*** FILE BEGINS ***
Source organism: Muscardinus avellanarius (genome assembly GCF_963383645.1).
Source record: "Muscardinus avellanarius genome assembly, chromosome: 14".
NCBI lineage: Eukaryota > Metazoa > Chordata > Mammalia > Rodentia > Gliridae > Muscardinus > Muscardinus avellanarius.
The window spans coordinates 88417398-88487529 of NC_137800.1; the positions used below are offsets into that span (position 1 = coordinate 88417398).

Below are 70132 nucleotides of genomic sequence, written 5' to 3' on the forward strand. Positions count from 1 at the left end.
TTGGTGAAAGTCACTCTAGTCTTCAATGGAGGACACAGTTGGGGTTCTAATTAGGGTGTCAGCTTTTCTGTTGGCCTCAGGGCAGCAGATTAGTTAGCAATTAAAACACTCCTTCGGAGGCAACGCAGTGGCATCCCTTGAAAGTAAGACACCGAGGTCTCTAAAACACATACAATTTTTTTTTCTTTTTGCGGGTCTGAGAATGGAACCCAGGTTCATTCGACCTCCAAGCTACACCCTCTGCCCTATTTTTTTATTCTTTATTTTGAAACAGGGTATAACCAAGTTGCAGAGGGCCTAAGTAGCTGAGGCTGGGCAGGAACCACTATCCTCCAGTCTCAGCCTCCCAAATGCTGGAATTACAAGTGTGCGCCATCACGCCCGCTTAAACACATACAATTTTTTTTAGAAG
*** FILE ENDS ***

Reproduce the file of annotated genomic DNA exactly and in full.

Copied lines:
Source organism: Muscardinus avellanarius (genome assembly GCF_963383645.1).
Source record: "Muscardinus avellanarius genome assembly, chromosome: 14".
NCBI lineage: Eukaryota > Metazoa > Chordata > Mammalia > Rodentia > Gliridae > Muscardinus > Muscardinus avellanarius.
The window spans coordinates 88417398-88487529 of NC_137800.1; the positions used below are offsets into that span (position 1 = coordinate 88417398).

Below are 70132 nucleotides of genomic sequence, written 5' to 3' on the forward strand. Positions count from 1 at the left end.
TTGGTGAAAGTCACTCTAGTCTTCAATGGAGGACACAGTTGGGGTTCTAATTAGGGTGTCAGCTTTTCTGTTGGCCTCAGGGCAGCAGATTAGTTAGCAATTAAAACACTCCTTCGGAGGCAACGCAGTGGCATCCCTTGAAAGTAAGACACCGAGGTCTCTAAAACACATACAATTTTTTTTTCTTTTTGCGGGTCTGAGAATGGAACCCAGGTTCATTCGACCTCCAAGCTACACCCTCTGCCCTATTTTTTTATTCTTTATTTTGAAACAGGGTATAACCAAGTTGCAGAGGGCCTAAGTAGCTGAGGCTGGGCAGGAACCACTATCCTCCAGTCTCAGCCTCCCAAATGCTGGAATTACAAGTGTGCGCCATCACGCCCGCTTAAACACATACAATTTTTTTTAGAAG